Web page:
The Astros boasted the Killer B’s a generation ago: Bagwell, Biggio, Bell and then Berkman. Today’s Astros are associated with other B’s — more like scarlet letters, really: banging, buzzers and boos.
Ah, yes, the boos. They’ve been loud, they’ve been constant and they’re not going to stop for a while. Everyone wearing a Houston uniform has heard them during the first week of exhibition games in Florida. They’ve been fans’ direct responses to the club’s sophisticated (and, eventually, against-the-rules) sign-stealing scheme during its 2017 World Series championship season.
Six position players are left from that now-infamous team. Five have been booed while playing on the road in the Grapefruit League; the sixth, Josh Reddick, has yet to appear in a major league spring game.
On Monday, Jose Altuve, Alex Bregman, Carlos Correa and Yuli Gurriel heard it at the Tigers’ park in Lakeland. Here’s some of the reaction to Altuve, who has denied allegations that he and other hitters wore buzzers to receive stolen signs last year.
On Wednesday, George Springer got his earful in Port St. Lucie.
He was greeted coldly before each of his three at-bats against the Mets. In his second trip, against reliever Justin Wilson, he tried to hit a pitch onto Interstate 95 a few miles away. He failed miserably and instantly became the butt of internet jokes.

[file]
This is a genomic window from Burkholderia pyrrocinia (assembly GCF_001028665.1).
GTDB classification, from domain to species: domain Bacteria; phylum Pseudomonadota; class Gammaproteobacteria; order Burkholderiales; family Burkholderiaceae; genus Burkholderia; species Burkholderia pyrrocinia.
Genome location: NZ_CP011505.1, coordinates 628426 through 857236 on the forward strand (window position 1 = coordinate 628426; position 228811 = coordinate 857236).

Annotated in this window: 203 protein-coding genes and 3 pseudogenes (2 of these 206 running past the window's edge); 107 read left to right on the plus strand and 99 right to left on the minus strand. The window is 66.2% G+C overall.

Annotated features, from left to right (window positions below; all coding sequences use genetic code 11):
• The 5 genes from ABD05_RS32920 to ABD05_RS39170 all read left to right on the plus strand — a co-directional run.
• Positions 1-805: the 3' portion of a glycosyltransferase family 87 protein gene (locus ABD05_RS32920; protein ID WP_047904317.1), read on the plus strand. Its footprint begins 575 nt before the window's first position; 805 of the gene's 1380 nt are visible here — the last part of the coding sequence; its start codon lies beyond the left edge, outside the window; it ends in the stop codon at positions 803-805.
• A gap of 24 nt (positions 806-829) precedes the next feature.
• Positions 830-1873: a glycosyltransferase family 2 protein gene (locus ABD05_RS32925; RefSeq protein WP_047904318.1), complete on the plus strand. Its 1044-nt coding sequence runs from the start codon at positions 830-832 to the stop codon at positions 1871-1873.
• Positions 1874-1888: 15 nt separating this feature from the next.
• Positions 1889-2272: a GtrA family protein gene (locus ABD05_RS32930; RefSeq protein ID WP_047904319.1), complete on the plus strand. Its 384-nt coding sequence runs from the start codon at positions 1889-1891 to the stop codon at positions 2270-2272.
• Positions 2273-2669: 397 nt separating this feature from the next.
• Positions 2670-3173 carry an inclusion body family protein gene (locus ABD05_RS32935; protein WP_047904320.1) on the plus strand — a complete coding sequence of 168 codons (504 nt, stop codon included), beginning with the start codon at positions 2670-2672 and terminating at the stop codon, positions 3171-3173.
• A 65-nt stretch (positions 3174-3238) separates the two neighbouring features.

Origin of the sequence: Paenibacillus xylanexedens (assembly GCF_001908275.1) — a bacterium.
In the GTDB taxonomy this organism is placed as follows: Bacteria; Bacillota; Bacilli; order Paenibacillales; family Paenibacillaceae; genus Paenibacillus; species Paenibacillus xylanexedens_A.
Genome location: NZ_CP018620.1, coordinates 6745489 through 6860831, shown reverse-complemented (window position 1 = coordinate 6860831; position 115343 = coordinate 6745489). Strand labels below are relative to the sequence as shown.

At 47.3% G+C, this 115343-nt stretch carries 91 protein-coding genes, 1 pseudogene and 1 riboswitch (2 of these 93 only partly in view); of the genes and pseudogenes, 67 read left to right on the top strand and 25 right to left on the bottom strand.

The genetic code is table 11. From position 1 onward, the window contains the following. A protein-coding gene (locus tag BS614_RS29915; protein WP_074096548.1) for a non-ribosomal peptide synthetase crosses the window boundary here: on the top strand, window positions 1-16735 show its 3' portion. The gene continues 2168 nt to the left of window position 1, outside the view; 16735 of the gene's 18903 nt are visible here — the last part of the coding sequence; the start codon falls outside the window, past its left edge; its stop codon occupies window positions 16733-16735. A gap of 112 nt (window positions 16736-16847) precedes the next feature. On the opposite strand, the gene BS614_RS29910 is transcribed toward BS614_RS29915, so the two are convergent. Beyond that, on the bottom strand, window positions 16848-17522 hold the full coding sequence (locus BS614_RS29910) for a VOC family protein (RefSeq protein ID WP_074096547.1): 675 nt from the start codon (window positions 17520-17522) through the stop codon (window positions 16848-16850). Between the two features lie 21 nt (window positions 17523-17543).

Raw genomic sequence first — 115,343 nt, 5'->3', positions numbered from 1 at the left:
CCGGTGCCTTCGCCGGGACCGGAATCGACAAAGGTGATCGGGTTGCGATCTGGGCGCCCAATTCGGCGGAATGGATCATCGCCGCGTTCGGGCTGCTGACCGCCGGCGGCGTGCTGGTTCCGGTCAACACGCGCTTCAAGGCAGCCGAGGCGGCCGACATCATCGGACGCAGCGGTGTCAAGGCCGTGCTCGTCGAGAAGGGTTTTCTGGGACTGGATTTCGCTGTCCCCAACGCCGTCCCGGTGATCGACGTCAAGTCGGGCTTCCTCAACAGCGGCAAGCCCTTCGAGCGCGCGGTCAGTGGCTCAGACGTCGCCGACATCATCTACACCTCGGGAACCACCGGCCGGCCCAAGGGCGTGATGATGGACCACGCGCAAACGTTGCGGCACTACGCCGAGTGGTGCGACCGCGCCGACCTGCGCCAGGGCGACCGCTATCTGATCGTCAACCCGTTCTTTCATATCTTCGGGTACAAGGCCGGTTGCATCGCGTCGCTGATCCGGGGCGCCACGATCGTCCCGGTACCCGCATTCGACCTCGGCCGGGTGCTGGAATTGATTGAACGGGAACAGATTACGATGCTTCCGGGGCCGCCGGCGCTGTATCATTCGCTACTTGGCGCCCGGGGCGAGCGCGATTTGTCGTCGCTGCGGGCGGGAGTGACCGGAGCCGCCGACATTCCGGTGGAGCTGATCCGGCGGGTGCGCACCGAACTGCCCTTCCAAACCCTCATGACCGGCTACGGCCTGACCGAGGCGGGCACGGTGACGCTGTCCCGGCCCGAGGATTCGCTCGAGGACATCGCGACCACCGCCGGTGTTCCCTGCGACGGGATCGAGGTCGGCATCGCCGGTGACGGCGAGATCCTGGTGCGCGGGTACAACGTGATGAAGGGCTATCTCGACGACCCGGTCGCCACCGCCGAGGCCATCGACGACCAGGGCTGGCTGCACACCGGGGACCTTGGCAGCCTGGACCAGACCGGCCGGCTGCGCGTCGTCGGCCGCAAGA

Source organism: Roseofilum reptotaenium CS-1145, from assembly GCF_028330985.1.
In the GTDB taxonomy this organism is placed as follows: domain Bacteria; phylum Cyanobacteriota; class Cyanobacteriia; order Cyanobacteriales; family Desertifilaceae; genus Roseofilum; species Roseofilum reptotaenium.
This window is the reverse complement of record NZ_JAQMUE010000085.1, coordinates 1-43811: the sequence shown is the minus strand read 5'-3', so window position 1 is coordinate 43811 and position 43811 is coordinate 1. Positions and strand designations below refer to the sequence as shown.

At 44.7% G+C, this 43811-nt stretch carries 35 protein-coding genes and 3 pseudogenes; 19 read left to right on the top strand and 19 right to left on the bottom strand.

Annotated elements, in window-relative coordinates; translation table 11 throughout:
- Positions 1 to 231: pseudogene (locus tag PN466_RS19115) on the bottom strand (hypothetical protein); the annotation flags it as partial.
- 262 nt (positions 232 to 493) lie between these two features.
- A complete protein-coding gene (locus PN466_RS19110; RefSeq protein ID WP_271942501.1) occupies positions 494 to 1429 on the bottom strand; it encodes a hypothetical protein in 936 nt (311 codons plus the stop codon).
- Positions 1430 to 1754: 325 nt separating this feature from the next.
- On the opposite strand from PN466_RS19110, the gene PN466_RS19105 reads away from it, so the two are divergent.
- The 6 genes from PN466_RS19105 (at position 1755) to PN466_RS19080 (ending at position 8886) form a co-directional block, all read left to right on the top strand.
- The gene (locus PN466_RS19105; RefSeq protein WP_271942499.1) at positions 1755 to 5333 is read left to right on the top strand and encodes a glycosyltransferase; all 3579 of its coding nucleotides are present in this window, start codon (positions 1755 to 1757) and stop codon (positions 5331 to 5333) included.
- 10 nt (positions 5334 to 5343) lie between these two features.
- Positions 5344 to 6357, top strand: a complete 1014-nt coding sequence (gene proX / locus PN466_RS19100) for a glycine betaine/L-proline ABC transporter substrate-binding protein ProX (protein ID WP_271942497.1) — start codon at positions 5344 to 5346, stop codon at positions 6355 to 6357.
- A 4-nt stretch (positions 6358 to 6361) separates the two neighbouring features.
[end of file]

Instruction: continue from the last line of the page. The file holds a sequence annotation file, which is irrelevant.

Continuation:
Was Springer already fed up with the fans’ response, or was he just swinging hard at a hittable pitch while preparing for the season? There’s no sign anyone tried to ask Springer after the game, so who knows?
If he was trying to stick it to the boo-birds, then that’s not a good sign. That means Springer has already grown rabbit ears, which are really bad things to have in baseball. Rabbit ears betray distraction, frustration and anger. Players know better than to grow them because then they’ll hear worse stuff.
The attendance for Astros-Mets on Wednesday was 4,088, a fraction of the people the Astros will be playing in front of a month from now in the regular season. Houston’s first road trip is to Oakland and Anaheim and includes the Angels’ home opener on April 3. The 40,000-plus who are expected at Angel Stadium will likely include a large contingent of Dodgers fans who are ready to vent over their team’s loss to the Astros in the Fall Classic three years ago.
The Astros who were around the team then could embrace their role as baseball’s heels and tell those fans to bring it on. If they do that, though, then they better be killers on the field. They best not come up empty the way Springer did Wednesday. Then those fans won’t let them hear the end of it.